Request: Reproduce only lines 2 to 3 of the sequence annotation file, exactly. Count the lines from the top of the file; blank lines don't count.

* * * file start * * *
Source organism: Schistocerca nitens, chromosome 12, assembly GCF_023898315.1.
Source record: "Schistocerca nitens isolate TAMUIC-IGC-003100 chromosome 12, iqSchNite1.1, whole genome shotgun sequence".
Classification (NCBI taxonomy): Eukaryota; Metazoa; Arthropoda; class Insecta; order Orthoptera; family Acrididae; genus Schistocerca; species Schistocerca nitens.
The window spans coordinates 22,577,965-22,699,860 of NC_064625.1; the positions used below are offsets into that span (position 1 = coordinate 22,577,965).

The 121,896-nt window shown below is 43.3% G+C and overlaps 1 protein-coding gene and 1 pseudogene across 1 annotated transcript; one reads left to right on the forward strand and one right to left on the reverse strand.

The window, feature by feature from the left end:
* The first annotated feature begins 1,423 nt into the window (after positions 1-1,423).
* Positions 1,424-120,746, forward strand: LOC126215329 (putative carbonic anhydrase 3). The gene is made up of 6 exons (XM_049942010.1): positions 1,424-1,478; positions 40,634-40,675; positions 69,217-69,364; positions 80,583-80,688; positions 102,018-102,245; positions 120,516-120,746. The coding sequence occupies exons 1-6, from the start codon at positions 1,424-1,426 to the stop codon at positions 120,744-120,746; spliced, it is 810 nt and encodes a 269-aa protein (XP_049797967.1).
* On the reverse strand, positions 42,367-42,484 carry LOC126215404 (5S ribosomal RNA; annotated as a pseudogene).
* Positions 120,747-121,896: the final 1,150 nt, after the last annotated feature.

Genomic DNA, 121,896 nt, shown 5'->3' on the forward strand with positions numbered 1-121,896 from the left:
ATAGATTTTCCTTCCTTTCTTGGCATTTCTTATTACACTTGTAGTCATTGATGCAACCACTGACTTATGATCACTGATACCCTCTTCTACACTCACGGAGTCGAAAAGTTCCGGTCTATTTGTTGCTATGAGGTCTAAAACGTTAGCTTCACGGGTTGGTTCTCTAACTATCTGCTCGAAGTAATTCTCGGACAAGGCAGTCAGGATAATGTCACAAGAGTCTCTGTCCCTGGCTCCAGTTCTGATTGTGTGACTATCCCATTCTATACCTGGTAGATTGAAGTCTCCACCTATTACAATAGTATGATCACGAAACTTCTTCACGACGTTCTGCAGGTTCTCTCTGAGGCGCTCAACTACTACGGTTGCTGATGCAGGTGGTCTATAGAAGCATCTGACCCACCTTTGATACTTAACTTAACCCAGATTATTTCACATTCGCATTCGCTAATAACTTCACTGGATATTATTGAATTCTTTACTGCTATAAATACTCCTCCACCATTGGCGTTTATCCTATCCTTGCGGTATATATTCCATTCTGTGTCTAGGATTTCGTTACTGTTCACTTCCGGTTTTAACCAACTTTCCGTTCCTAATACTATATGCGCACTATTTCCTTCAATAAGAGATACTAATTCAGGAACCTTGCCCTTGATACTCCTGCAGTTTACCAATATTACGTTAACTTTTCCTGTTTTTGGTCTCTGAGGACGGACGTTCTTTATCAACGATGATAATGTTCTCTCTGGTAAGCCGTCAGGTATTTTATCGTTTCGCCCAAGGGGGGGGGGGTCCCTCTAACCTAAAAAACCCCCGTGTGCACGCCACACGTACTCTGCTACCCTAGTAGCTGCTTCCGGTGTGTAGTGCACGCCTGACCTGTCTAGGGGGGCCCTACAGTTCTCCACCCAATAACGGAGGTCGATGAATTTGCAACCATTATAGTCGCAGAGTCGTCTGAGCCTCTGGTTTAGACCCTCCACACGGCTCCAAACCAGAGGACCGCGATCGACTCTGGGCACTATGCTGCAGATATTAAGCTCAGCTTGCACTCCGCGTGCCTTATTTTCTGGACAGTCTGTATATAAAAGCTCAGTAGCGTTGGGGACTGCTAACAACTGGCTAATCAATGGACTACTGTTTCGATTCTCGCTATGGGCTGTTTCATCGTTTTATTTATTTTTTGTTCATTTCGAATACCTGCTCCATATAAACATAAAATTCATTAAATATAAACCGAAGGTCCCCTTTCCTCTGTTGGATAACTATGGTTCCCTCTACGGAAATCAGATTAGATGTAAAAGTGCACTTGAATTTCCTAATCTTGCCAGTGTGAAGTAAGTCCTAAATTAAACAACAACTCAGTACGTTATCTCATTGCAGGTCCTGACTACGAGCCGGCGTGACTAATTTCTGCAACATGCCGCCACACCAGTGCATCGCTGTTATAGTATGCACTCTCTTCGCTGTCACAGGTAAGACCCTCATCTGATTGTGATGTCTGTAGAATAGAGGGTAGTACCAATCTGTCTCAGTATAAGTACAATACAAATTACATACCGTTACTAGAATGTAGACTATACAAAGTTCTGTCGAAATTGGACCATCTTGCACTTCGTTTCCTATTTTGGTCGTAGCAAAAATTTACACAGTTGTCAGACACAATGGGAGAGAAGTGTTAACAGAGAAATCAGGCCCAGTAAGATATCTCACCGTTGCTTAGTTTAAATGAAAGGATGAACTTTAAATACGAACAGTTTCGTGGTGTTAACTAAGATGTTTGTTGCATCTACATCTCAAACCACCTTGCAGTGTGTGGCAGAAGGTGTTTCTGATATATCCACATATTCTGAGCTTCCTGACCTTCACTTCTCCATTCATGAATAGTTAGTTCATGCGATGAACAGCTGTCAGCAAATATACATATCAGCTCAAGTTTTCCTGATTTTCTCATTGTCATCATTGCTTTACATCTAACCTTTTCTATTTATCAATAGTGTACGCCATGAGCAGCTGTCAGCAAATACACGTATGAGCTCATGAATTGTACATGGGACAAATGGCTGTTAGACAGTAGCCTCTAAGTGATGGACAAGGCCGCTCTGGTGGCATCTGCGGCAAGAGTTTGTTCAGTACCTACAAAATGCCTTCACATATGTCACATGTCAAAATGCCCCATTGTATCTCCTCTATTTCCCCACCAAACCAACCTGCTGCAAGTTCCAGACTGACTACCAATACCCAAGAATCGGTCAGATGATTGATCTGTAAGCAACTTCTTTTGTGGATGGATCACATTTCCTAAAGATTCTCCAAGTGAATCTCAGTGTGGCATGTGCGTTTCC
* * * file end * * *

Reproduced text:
Source record: "Schistocerca nitens isolate TAMUIC-IGC-003100 chromosome 12, iqSchNite1.1, whole genome shotgun sequence".
Classification (NCBI taxonomy): Eukaryota; Metazoa; Arthropoda; class Insecta; order Orthoptera; family Acrididae; genus Schistocerca; species Schistocerca nitens.